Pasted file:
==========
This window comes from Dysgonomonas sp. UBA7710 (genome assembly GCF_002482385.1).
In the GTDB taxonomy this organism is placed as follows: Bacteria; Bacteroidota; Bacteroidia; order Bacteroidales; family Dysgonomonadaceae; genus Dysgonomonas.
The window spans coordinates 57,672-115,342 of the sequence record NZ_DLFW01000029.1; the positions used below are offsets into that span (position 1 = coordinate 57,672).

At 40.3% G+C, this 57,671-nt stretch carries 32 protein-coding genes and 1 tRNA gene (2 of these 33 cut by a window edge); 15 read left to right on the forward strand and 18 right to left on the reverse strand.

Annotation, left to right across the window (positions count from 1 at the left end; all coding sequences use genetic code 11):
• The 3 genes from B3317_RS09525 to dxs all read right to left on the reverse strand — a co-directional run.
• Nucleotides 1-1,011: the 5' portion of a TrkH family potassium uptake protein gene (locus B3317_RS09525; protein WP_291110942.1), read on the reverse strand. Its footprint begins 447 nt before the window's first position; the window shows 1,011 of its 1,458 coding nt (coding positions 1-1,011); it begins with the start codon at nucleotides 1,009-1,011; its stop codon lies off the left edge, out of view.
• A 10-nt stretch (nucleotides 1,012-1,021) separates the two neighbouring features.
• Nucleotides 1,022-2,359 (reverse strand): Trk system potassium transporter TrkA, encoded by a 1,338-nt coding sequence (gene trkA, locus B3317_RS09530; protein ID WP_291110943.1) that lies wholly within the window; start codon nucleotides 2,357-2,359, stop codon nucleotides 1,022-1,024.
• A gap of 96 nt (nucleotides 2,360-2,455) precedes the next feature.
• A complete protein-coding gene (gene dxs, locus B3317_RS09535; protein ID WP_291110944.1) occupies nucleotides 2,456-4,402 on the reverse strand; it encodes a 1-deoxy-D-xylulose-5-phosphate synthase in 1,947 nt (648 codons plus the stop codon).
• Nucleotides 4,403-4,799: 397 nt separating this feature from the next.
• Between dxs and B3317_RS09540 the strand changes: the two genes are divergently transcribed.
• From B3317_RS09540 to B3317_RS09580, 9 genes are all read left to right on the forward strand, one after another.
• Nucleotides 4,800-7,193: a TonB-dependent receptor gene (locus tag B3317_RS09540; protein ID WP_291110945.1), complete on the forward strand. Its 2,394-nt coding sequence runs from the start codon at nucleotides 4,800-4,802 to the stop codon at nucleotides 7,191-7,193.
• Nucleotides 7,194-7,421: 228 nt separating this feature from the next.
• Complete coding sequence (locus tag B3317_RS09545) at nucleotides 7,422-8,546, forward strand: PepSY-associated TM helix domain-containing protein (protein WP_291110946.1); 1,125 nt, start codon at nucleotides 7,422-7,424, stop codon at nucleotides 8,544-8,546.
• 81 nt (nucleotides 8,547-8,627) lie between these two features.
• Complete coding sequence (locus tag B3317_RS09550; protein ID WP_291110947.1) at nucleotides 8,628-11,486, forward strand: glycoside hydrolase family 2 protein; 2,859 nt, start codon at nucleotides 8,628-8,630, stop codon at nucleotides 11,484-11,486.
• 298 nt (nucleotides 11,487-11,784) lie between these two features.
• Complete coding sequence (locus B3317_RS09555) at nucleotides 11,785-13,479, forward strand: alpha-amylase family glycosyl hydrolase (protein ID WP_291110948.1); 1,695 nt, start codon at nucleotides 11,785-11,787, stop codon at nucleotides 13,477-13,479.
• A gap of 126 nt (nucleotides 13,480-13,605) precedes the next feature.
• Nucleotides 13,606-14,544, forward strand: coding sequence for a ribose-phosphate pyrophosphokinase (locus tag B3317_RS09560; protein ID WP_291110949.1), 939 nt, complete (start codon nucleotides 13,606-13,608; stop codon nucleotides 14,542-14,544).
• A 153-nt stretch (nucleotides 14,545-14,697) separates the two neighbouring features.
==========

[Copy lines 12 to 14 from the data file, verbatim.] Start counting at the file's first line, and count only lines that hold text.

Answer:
• Nucleotides 4,403-4,799: 397 nt separating this feature from the next.
• Between dxs and B3317_RS09540 the strand changes: the two genes are divergently transcribed.
• From B3317_RS09540 to B3317_RS09580, 9 genes are all read left to right on the forward strand, one after another.